Post Oaks are widespread across the country and primarily found ranging from the eastern to central US. The leaves of Post Oaks are oblong, 6-10 inches in length, with 5 distinctive lobes, with the middle two being square, thick textured, and green on the topside and paler on the bottom. The twigs of this tree are gray or tawny colored and dotted with many lenticels (small, corky pores), multiple buds, and short, blunt, orange-brownish colored stipules.
Pin Oaks are some of the most distinctive in the oak family in that its physical characteristics make it very easy to identify. It has small, thin, dead branches with stick out from the tree like pins from the main trunk. The leaves of a Pin Oak are 3-6 inches in length, oval in shape and have 5-9 bristle-tipped lobes with a deep sinus, with major lobes being u-shaped. The Pin Oak twig is thin, slender, and reddish-brown in color and has lustrous buds which are small, pointy and chestnut brown colored.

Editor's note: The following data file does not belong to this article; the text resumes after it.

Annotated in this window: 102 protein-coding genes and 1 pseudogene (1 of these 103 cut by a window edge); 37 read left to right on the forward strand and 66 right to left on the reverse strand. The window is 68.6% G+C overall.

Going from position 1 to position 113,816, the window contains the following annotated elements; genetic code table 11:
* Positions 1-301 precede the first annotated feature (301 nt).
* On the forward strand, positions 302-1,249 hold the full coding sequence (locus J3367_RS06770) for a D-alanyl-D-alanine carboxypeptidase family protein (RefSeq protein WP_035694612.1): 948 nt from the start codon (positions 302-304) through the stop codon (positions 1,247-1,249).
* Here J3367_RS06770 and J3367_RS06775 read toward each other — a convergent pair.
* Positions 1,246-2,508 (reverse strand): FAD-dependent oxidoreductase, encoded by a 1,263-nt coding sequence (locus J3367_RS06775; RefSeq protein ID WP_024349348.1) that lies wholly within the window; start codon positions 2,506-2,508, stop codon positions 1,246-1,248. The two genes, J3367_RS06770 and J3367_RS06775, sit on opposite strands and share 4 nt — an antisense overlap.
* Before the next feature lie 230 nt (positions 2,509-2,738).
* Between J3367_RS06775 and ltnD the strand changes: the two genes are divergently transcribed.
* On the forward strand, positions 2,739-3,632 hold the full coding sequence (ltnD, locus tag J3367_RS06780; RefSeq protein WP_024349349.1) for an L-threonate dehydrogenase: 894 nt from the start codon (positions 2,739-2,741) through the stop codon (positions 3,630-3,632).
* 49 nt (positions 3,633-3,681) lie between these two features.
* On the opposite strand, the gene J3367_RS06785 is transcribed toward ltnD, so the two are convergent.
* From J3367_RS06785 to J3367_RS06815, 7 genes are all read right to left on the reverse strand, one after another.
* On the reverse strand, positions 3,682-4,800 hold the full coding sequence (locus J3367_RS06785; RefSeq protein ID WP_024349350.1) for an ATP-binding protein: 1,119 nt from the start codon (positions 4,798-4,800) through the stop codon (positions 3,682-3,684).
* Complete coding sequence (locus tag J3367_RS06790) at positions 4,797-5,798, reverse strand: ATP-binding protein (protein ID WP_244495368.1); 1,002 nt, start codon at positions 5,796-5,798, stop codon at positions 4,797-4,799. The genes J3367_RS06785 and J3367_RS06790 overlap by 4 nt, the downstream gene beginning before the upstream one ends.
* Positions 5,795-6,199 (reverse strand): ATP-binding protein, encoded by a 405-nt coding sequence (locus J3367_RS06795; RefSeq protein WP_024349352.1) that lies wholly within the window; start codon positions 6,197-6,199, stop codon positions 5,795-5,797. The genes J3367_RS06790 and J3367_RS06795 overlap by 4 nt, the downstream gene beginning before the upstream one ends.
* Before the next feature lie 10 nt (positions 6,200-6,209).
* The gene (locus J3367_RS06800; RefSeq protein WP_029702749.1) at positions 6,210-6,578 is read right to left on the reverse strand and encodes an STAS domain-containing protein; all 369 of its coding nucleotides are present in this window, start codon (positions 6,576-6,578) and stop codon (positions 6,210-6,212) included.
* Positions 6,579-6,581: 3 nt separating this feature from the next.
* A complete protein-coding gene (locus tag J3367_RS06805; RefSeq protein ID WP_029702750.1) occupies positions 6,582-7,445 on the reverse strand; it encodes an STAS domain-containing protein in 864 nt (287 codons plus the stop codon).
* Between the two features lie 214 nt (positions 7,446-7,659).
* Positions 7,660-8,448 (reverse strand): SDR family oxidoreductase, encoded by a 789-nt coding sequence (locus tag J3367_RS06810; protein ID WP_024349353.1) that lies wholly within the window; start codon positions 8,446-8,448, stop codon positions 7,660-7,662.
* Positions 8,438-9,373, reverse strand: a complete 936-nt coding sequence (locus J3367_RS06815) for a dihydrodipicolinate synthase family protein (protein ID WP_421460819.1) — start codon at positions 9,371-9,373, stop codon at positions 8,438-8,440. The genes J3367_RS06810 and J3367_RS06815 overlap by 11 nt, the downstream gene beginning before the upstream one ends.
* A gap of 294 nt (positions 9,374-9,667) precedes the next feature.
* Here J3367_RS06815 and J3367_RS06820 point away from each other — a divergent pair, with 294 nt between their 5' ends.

The Northern Red Oak is the only native oak tree which extends to the northeast of Nova Scotia, Canada, and can also be found in Minnesota, Nebraska, Georgia, Alabama, Arkansas, North Carolina, Mississippi and Louisiana. The leaves are 5-8 inches long, oblong shaped, and have 7-11 bristly lobes which are uniform in shape, and a dull green on the top and a paler shade of green on the underside. The twigs of a Northern Red Oak, are stout, and covered with hairless scales and can have some frosty looking residue on the tips.
The Scarlet Oak is found from Maine to as far west as New York, Ohio, Indiana, southern Illinois and southeastern Missouri and central Mississippi. The leaves of this oak are simple, 3-7 inches in length, oval shaped and shiny green on the top and hairless, but can have small tufts in vein axils. The twigs are moderately fat, reddish-brown in color with many buds, which are red-brown in color, stout, pointy, slightly angular with frost on the top half.